Nowadays, Noh theatre is more often found in dusty books about world drama than on the stage, so it’s good to be able to report that playwright Benjamin Yeoh and directors Jonathan Munby and Michael Ashcroft have succeeded in making this archaic form both relevant and dynamic.
Yeoh sets Zeami’s ancient tale of Nakamitsu, retainer of Lord Mitsunaka, within a framing device involving a Japanese strip club. In the Noh play, Nakamitsu brings Kochiyo, the lazy son of his lord, back home from his monastery school. The boy is such a disappointment to his father that he orders Nakamitsu to kill him. But, when his own son, Bijiyo, offers to take Kochiyo’s place as the victim, Nakamitsu has to decide who to kill: his lord’s son or his own?
Yeoh’s translation, which won the 2006 Gate Theatre and Oberon Books translation award, retains a touch of the strangeness of the original, and yet is completely comprehensible and relevant. The central conflict between doing what you ought to do and what you want to do is timeless and thought-provoking.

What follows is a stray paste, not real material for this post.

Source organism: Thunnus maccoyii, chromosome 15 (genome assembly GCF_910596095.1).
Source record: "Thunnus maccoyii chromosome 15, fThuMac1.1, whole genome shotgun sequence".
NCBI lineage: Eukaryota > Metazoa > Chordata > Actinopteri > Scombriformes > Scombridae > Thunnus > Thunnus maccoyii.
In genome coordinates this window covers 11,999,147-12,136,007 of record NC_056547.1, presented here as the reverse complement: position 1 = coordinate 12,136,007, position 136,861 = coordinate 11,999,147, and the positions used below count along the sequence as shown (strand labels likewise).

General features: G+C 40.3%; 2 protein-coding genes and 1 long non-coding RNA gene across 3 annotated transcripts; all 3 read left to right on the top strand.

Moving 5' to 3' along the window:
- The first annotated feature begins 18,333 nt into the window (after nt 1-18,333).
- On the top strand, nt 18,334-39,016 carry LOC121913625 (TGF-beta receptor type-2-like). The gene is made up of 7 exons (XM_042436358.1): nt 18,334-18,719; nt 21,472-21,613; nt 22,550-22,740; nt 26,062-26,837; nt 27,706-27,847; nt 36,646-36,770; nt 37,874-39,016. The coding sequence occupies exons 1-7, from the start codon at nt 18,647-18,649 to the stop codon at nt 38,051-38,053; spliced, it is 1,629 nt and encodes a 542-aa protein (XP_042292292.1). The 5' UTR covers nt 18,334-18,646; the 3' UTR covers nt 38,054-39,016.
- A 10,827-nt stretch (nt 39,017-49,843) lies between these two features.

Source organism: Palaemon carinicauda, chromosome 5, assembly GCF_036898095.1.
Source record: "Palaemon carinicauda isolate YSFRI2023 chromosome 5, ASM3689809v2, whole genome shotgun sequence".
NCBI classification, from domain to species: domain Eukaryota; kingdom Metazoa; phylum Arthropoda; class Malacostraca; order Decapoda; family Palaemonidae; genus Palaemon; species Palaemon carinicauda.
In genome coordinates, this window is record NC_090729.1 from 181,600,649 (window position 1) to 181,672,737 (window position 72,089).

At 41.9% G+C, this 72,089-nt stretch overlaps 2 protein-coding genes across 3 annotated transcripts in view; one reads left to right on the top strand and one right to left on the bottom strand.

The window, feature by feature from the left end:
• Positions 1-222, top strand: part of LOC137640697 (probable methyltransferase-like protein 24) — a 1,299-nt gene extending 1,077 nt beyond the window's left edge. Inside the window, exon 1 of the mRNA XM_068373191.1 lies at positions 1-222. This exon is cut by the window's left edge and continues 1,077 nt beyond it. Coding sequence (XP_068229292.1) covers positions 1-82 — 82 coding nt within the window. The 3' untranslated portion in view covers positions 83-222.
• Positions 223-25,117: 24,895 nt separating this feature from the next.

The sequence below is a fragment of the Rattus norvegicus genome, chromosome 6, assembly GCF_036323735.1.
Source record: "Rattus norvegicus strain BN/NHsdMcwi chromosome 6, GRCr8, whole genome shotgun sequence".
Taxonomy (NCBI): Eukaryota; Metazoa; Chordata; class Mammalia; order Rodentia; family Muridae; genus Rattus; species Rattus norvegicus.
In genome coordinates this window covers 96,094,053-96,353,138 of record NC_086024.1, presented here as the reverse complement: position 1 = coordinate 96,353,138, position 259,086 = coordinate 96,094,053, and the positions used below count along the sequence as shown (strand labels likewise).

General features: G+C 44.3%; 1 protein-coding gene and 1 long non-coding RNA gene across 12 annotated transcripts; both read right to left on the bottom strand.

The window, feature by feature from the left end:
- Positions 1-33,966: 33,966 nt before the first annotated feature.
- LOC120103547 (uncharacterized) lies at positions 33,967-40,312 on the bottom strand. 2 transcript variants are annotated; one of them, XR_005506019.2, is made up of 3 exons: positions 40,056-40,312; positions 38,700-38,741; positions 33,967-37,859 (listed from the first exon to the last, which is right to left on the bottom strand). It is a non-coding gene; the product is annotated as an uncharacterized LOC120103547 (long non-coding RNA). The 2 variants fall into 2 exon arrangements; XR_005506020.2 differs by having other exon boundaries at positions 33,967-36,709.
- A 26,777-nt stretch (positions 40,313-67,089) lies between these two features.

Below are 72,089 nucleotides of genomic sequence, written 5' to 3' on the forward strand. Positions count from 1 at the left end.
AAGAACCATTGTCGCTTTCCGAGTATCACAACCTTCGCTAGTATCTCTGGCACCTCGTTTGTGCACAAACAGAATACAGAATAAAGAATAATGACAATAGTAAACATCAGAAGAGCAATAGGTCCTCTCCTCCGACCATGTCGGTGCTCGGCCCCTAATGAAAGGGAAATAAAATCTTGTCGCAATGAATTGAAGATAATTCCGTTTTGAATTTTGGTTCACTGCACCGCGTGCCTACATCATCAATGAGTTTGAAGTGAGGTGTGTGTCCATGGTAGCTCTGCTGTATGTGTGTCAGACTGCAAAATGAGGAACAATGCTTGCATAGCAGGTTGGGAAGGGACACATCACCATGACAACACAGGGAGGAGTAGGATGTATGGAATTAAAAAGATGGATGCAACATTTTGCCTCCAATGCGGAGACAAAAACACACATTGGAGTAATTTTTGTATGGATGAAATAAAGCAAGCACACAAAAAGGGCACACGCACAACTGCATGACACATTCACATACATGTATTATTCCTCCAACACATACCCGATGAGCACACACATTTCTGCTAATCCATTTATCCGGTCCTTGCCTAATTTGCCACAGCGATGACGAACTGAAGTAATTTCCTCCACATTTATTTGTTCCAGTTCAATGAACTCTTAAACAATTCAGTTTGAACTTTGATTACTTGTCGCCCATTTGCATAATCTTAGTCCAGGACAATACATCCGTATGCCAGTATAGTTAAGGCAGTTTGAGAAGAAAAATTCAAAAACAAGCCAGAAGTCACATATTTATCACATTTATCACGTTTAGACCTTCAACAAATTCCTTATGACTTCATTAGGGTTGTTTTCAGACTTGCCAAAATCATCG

On Mike Britton’s long, sharply lit strip of a traverse stage, the action unfolds at a cracking pace, with moments of reflection as Munby and Ashcroft slow things down to give us glimpses of the ceremonial traditions of ancient Japan. Hints of the original Noh theatre, which combined ritual chanting and music, are never allowed to hold up the storytelling.
The cast - Richard Clews (Nakamitsu), Daniel Williams (Mitsunaka), Peter Bankole (Kochiyo) and Matthew Burgess (Bijiyo) - are both suitably dignified and thoroughly convincing. Percussion by Ansuman Biswas is superb throughout. All in all, this production successfully crosses continents and centuries.